Presidential candidate Mitt Romney finally picked his vice presidential candidate and chose Wisconsin politician Paul Ryan. Ryan currently serves in the congressional House of Representatives. It's a position that he's held since 1999, when he was elected at just 28 years of age. Ryan already has a reputation for speaking his mind on major issues surrounding the November election against President Obama and Vice President Joe Biden.
However, Ryan has only recently joined Romney's presidential trail and is just starting to let his thoughts be known. Below is an overview of Ryan's proposals and the ways that his policies could affect the average American should Ryan become vice president.
Republicans, especially those that consider themselves on the more conservative side, are quite happy with Ryan's plans to limit the role of government, make a serious attempt at reducing the deficit and fight against two of three major entitlement programs. He has also ambitiously sought to tackle the convoluted tax system and propose only a couple of tax rates, while closing many of the loopholes that plague the current system. Reforms would include personal and business taxes.
Tough on Government Spending
At a recent Republican rally in Iowa, Ryan spoke out against the government spending beyond its means. Political strategists speculate that Romney chose Ryan because of his specific plans, as opposed to Romney's more general proposals on a number of important issues. When it comes to tackling government spending, Ryan would attempt to cut back Medicare and Medicaid. Concerning Medicare, Perry would allow private health insurance for individuals below 55 years of age. As for Medicaid, Ryan would shift quite a bit of responsibility to the states and leave it to them to keep healthcare costs from spiraling out of control.
At this point, Ryan has avoided the issue of rising Social Security costs. Both sides of the debate see the issue as too risky, as you lose the support of the millions of baby boomers who are already, or will soon be, drawing monthly checks from the Social Security system.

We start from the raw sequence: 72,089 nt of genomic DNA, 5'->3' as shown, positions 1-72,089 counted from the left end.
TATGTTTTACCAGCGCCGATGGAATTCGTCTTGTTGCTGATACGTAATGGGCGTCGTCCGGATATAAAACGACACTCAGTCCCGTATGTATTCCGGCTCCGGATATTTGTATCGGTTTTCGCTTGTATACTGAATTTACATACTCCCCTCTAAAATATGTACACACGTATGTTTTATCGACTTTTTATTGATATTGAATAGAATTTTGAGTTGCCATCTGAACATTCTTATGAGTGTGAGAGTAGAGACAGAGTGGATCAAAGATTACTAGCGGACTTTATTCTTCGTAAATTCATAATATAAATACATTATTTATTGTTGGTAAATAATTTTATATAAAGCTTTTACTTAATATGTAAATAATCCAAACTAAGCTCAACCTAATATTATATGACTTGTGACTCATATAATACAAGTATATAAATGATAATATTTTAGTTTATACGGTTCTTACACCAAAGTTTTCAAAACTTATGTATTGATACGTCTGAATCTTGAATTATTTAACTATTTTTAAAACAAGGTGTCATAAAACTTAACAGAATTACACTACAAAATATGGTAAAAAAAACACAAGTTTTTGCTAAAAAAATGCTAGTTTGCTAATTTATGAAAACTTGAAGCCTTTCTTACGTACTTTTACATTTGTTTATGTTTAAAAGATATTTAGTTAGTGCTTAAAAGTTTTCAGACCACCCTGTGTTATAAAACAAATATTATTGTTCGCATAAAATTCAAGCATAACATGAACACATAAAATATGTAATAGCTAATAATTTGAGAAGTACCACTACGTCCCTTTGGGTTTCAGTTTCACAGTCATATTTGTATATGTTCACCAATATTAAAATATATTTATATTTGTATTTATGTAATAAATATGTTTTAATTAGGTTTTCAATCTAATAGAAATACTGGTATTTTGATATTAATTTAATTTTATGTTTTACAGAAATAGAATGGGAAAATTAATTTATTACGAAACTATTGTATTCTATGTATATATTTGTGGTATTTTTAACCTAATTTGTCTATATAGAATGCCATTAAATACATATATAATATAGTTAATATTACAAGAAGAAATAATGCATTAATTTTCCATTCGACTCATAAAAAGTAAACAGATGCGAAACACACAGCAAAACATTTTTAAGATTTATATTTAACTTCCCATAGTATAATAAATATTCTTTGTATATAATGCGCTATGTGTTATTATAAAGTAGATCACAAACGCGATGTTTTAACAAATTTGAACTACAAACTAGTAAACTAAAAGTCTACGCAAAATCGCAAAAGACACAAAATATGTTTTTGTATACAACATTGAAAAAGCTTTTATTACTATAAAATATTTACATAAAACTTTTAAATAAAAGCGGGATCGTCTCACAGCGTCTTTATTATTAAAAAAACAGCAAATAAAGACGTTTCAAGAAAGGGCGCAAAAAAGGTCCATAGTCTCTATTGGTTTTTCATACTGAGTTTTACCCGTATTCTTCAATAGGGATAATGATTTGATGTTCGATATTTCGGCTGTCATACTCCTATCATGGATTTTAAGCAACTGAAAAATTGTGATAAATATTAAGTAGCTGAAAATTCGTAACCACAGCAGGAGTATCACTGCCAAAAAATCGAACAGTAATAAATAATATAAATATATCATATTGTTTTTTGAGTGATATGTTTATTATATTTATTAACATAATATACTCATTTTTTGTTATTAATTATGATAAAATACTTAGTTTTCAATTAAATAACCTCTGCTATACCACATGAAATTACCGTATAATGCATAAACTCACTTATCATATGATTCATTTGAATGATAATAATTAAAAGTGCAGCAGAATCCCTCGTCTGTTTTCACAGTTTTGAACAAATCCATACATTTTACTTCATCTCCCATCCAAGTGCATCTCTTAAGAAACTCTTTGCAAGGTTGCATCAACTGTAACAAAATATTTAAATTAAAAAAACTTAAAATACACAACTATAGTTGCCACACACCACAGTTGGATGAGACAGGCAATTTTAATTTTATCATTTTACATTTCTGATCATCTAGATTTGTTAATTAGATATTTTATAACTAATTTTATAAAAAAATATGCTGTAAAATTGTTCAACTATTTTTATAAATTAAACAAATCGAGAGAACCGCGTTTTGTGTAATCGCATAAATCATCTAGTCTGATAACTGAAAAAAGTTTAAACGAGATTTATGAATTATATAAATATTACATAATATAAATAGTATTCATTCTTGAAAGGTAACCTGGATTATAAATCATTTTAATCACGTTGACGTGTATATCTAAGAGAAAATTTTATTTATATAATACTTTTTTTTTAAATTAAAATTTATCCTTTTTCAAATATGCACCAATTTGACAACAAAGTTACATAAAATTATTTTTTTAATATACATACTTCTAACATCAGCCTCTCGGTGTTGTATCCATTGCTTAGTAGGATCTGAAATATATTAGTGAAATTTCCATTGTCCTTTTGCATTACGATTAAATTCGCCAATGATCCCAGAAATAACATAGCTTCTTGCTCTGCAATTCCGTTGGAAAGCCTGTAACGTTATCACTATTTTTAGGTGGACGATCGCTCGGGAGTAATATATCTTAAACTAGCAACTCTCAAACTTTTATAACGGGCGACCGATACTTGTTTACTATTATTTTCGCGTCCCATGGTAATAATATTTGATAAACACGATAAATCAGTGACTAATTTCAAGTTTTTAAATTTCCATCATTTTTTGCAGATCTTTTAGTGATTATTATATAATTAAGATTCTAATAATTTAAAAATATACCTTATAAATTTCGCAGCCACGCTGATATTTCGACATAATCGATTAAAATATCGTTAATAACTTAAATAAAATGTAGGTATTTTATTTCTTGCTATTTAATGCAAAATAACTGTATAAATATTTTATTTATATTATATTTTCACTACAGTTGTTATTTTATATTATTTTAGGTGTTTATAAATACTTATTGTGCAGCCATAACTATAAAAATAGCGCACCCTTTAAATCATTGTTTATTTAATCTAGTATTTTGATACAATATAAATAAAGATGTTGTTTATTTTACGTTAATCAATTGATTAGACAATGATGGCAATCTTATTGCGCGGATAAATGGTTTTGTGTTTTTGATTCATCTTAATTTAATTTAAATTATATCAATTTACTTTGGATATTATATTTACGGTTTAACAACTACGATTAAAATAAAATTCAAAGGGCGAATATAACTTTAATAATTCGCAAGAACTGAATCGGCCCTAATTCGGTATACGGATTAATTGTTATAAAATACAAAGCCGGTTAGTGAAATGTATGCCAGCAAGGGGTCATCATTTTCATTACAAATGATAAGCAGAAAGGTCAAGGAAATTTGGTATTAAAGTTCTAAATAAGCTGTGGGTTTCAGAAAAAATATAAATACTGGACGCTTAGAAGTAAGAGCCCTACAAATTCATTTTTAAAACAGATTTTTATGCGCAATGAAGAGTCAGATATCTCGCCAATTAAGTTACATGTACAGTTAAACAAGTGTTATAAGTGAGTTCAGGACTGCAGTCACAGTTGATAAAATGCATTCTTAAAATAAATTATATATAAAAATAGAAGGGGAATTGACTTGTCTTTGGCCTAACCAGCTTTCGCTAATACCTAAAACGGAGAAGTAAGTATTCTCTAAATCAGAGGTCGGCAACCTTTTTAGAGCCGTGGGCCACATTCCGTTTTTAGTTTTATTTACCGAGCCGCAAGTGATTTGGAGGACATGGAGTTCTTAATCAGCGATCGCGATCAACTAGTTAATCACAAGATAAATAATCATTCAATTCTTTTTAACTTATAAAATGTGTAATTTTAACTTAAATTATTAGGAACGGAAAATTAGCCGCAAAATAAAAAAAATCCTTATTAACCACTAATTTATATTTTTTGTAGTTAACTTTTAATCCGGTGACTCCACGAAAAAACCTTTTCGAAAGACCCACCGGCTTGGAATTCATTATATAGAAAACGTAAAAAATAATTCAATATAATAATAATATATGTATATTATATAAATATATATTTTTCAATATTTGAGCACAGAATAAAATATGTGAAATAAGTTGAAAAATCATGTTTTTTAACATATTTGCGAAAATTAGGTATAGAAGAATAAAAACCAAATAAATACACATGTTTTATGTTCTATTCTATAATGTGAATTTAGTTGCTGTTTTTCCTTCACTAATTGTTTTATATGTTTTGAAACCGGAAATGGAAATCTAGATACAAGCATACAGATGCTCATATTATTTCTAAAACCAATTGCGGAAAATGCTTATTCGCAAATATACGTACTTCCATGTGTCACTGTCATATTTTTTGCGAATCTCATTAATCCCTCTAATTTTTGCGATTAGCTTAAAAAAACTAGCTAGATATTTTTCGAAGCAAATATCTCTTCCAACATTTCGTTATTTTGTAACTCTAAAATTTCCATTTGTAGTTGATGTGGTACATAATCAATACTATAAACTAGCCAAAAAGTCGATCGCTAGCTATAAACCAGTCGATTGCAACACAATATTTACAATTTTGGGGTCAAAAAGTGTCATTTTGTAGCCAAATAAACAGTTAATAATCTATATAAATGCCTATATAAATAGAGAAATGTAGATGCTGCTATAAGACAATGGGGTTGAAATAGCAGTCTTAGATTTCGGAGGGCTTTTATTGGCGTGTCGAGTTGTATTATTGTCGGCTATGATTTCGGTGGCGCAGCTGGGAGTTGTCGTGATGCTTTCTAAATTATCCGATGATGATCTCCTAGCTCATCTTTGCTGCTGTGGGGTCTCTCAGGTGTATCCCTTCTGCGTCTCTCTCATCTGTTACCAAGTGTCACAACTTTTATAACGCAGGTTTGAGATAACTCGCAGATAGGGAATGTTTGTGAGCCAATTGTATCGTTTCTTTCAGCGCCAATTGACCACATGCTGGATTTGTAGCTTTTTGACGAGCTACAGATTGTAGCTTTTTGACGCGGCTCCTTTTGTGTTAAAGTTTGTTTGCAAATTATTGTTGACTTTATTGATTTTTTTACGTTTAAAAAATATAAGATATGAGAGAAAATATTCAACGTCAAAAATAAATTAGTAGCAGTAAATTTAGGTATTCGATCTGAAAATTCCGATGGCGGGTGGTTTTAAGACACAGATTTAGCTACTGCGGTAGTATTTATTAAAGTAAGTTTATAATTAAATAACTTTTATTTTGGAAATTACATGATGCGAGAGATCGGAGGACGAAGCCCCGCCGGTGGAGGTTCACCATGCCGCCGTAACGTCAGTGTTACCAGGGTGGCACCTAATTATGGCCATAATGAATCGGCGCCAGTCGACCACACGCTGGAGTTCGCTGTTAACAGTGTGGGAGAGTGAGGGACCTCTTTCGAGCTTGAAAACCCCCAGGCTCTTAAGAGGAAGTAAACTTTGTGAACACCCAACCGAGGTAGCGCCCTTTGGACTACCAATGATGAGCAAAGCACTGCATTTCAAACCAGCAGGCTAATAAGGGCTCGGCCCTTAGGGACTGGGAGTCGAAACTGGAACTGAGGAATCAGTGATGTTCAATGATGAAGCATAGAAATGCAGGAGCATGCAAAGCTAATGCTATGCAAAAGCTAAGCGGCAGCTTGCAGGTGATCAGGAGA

When it comes to taxes, Romney and Ryan already represented a unified front and would extend the Bush-era tax cuts. Obama's camp wants to impose a minimum tax rate for those making over $1 million per year. Currently, wealthy individuals who rely on a high amount of income from investment sources are able to pay well below the standard stated tax rates. It remains to be seen what loopholes Ryan would specifically eliminate, but cutbacks on income exclusions could be fair game.
Specific discussions surrounding Ryan's plans on taxes include letting the higher-end of the corporate tax rate fall to 25%, down from 35%, which could rise back to 39.6% if the Bush tax cuts are not allowed to continue. He estimates that a lower tax rate would be offset by the closing of loopholes and result in a system that is far less complicated, but should lead to roughly the same amount of annual revenue for the government.
In regards to the deficit, Ryan would be much more aggressive in cutting down on government spending, which makes sense because he would not be relying on tax increases that Obama supports. Federal spending would actually still increase, but at a slower pace than on the democratic side.
The Bottom Line
Clearly, such a mix of changes is going to affect the average American in different ways. It's very plausible to see fewer benefits in Medicaid, though the impact of Medicare changes is more difficult to predict, given all the individual state changes that could take place. Taxes would certainly be lower if Romney wins and pushes for the implementation of a number of Ryan's plans. However, Ryan's policies would eat away at government spending and reduce government jobs and related benefits.